SoftBank Corp. is considering acquiring T-Mobile U.S. Inc. as early as next spring, sources said Wednesday.
SoftBank, Japan’s third-largest mobile phone carriers, is studying the possibility of buying a majority stake in the No. 4 U.S. carrier through Sprint Nextel Corp., which was bought by the Japanese company in July, according to the sources.
The deal is expected to top ¥2 trillion in value, they said.
In the U.S. mobile phone market, the top two — Verizon Wireless and AT&T — boast more than 100 million subscribers each, against about 55 million for Sprint. With the acquisition of T-Mobile, if realized, SoftBank would come close to the top two with a subscriber base of nearly 100 million.
SoftBank is in talks with T-Mobile’s German parent, Deutsche Telekom, the sources said.
But SoftBank will have to overcome a regulatory hurdle. Deutsche Telekom agreed in 2011 to sell T-Mobile to AT&T, but the deal was opposed by the U.S. Justice Department because of antitrust concerns.
The cost for the acquisition of T-Mobile would be another headache for SoftBank, whose interest-bearing debts had swollen to ¥8.84 trillion as of the end of September after its purchase of Sprint.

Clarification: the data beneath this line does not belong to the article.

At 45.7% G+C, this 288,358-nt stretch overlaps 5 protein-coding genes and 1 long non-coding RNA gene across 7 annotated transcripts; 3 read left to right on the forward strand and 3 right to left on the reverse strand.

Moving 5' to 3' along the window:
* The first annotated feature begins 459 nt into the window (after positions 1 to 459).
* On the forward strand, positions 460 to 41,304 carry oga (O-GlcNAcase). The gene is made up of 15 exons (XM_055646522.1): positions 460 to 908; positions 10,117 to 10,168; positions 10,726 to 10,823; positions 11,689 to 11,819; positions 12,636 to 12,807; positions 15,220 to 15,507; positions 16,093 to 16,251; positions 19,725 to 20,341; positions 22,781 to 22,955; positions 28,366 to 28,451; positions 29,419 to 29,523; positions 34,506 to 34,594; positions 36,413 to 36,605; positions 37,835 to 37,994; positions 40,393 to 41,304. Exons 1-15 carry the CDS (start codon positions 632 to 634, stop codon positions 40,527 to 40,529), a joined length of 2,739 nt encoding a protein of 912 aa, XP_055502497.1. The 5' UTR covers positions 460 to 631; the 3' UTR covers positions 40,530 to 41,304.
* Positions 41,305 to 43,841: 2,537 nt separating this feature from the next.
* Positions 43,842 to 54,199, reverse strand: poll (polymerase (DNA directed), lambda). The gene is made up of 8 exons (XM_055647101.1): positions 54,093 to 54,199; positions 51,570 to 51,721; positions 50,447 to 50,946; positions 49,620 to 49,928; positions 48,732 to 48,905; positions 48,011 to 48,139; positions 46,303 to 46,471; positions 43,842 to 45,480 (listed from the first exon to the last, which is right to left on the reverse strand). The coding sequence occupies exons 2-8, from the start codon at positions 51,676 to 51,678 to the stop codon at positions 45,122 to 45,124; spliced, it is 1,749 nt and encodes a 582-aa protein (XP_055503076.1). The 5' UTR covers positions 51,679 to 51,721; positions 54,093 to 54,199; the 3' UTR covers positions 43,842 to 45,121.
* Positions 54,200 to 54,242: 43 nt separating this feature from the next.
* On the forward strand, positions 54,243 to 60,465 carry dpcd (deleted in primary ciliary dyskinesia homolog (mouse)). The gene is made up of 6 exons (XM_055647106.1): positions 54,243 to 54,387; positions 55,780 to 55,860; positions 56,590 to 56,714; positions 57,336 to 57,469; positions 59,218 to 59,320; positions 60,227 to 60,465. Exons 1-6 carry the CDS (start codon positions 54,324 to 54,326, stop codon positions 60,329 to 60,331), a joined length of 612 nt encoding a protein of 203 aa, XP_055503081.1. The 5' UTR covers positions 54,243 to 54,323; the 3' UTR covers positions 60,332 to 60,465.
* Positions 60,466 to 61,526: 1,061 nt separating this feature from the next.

The purchase would boost the SoftBank group’s annual revenue from mobile operations to $69.4 billion, making it the world’s No. 2 carrier behind China Mobile with $90.4 billion, the Nikkei said, citing industry figures.
SoftBank had initially envisioned a stock swap, but it is believed to have added a tender offer and other transactions to the list of options, since Deutsche Telekom prefers a cash deal, it said.
The Japanese group has begun talks with U.S. financial institutions for loans to finance the deal, it said.
SoftBank aims to compete better with the two US giants — Verizon and AT&T — by integrating T-Mobile with Sprint to create a stronger number three player with some 100 million subscribers, it said.
The deal needs approval by the U.S. Federal Communications Commission and the Department of Justice.
Number three U.S. mobile carrier Sprint in July closed a deal that allowed SoftBank to take a controlling stake for $21.6 billion, the largest overseas acquisition ever by a Japanese firm.
The SoftBank deal received clearance from U.S. national security officials on condition of appointing an independent member to the Sprint board of directors to serve as security director.